"It was just an awesome night," Ruth remembers, "and Glenn, bless his heart, it's a miracle he crossed our path."

The next morning, the Clarks capped their big night with Beck during a private breakfast meeting, where he told them about his conversion to the LDS Church.

Huntsman's $100,000 check arrived two weeks ago, and Rexburg Mayor Shawn Larsen presented it to the Clarks, who've decided to use part of it to adapt a donated van for wheelchair access. Once the van is ready, they'll be able to travel together for the first time as a family — and even better, say the boys, their parents won't have to lift them in and out of the vehicle.

After that, they'll decide whether the remaining funds will allow them to build a new home with wheelchair access and wide hallways, or whether they'll simply modify their small, existing home so the boys can make their way around a bit easier. They've had offers of help from several local building suppliers and contractors for everything from plumbing to cement work to granite countertops.

And though it's been almost three weeks since their night onstage, the Clarks say they are still amazed at the depth and drama of their answers to prayer.

"It's really too much to comprehend right now," said 29-year-old Lael, a former drag racer who enjoyed fast cars and snowmobiles before his disease put an end to that phase of his life. "It's like a big dream that's hit. You would never think it would ever happen to you or your family. To have that happen, and then all this ... (Glenn) lives clear across the country, but he happened to be here, and to do this for us is just amazing."

The van and the hunting trip are the icing on the cake.

Russell, 26, is still able to work part-time at a local market research company as a quality assurance supervisor. He says the fact that so many dreams came true, virtually all at once, "hasn't really all sunk in yet. It's a blessing, and it's just going to be a lot easier on our parents not having to worry about lifting us, and having more room in the house to get around."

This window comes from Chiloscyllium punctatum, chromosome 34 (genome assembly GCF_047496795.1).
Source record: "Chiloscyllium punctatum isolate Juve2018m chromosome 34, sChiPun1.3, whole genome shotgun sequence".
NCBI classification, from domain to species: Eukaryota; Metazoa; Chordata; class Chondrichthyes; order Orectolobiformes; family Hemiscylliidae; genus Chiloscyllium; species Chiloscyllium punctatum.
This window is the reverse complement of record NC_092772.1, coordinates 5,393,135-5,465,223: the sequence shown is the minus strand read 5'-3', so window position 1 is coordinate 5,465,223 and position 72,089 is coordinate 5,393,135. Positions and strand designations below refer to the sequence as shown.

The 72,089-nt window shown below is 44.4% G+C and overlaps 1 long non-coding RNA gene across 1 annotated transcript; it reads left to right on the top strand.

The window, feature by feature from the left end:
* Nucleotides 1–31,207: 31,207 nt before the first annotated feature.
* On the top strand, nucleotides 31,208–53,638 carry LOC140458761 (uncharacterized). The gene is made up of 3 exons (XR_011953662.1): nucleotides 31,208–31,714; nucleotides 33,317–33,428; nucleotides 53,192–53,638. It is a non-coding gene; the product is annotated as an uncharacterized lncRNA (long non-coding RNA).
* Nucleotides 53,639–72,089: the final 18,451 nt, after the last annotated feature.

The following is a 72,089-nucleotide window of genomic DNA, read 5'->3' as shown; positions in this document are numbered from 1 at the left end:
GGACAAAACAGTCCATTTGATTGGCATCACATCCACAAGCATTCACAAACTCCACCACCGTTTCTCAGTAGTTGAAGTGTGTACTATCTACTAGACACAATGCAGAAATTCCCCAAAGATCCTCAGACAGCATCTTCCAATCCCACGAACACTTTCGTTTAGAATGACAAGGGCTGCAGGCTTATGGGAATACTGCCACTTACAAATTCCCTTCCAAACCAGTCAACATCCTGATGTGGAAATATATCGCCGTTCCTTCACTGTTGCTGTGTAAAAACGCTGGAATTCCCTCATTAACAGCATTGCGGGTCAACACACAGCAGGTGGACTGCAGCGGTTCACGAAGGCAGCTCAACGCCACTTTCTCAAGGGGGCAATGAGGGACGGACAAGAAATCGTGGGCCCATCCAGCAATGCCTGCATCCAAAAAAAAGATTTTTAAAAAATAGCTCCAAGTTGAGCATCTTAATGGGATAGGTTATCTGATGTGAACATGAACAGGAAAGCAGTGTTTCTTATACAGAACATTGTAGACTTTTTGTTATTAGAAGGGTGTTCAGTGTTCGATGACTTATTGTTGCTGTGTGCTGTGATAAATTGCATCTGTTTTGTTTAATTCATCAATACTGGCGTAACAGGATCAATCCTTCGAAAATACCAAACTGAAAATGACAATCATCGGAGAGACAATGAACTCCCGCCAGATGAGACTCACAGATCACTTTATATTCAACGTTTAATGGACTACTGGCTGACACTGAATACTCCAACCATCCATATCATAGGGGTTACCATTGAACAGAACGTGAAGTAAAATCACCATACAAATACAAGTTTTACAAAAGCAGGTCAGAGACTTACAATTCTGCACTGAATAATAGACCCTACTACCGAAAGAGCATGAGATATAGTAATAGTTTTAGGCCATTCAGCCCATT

He told his brothers they could choose their own hunting adventures, but he's looking to "shoot a big old grizzly bear in Alaska. It's awesome that people out there are willing to help out no matter what."

The family has managed, though they acknowledge there have been tough times.

"With everything we've gone through — we all walked until we were 13 or 14 — so seeing what they went through in a way got me prepared," Russell said. "It was hard when I went to a wheelchair, but I have brothers that were a good example for me."

The quiet one of the bunch, 30-year-old Ben, completed an associate's degree at BYU-Idaho in architectural technology and is working on his bachelor's degree.

"It's been a rough time, but it's paid off in the end," he said. "We'll just never give up."

Christopher, 33, a former police dispatcher, says he initially had a hard time accepting the fact that he would always be a quadriplegic. There was a time when "I didn't make the best choices." Going through his second divorce, his life hit "rock bottom," he says. "But about five years ago, life turned around and my attitude changed with the support of my sister and the rest of my family." Watching his only sister, Rebecca, deal with dying four years ago put a new perspective on his own troubles.

Her help, his family's support and "being active in the (LDS) Church, just turned me completely around," Christopher said. "I'm at peace with everything. I'm not angry, bitter or mad like I was when I was younger. I don't feel sorry for myself or complain. I've just accepted things and love life and enjoy it the best I can."

As the family patriarch, Rick had to quit working several years ago due to his own disability. He looks back at 34 years of marriage and family with miracles sprinkled along the way, some of them disguised as challenges.

"When I first met Ruth I was inactive in the church, but she married me and turned me around," he said. "You find out what's really important in life. It's your faith, your love for Jesus Christ and your family."

The death of his only daughter, Rebecca, has fortified Rick's faith that one day, they will be together again — healthy and well and gratified at having met life's challenges head-on.

"I look at it this way: she is preparing everything up there for us to meet her," he said. "It will be a joyous day when that happens."

People frequently ask if they would change their circumstances if they could.

"We say no — we've learned a lot along the way," Rick said.

For Ruth, who supports the family working full-time at BYU-Idaho by day and as caregiver by night, "this is normal life," she said. "You do what you have to do."

Ruth grew up with a father who had muscular dystrophy, so she was well-acquainted with the disease and its devastation. She and her sisters were tested and told they were not carriers of the disease, but life didn't turn out that way.

"But I wouldn't change it," she said.

As for the future, their financial good fortune and the night they'll never forget: "I cried half that night," Ruth remembers, the emotion welling up again.

The word "miracle" is sprinkled all through their conversation.

"I don't know," she said. "We're just used to making do with what we've had."